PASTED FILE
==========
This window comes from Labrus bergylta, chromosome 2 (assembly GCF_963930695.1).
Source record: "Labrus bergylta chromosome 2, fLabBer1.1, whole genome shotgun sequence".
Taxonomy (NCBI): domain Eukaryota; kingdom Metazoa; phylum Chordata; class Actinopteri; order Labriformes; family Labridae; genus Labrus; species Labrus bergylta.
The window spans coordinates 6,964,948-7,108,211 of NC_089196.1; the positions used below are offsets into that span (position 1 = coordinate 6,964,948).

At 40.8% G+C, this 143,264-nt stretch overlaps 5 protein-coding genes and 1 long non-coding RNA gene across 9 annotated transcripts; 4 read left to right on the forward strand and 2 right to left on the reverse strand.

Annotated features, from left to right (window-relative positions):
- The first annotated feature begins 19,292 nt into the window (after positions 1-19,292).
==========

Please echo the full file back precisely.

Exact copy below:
This window comes from Labrus bergylta, chromosome 2 (assembly GCF_963930695.1).
Source record: "Labrus bergylta chromosome 2, fLabBer1.1, whole genome shotgun sequence".
Taxonomy (NCBI): domain Eukaryota; kingdom Metazoa; phylum Chordata; class Actinopteri; order Labriformes; family Labridae; genus Labrus; species Labrus bergylta.
The window spans coordinates 6,964,948-7,108,211 of NC_089196.1; the positions used below are offsets into that span (position 1 = coordinate 6,964,948).

At 40.8% G+C, this 143,264-nt stretch overlaps 5 protein-coding genes and 1 long non-coding RNA gene across 9 annotated transcripts; 4 read left to right on the forward strand and 2 right to left on the reverse strand.

Annotated features, from left to right (window-relative positions):
- The first annotated feature begins 19,292 nt into the window (after positions 1-19,292).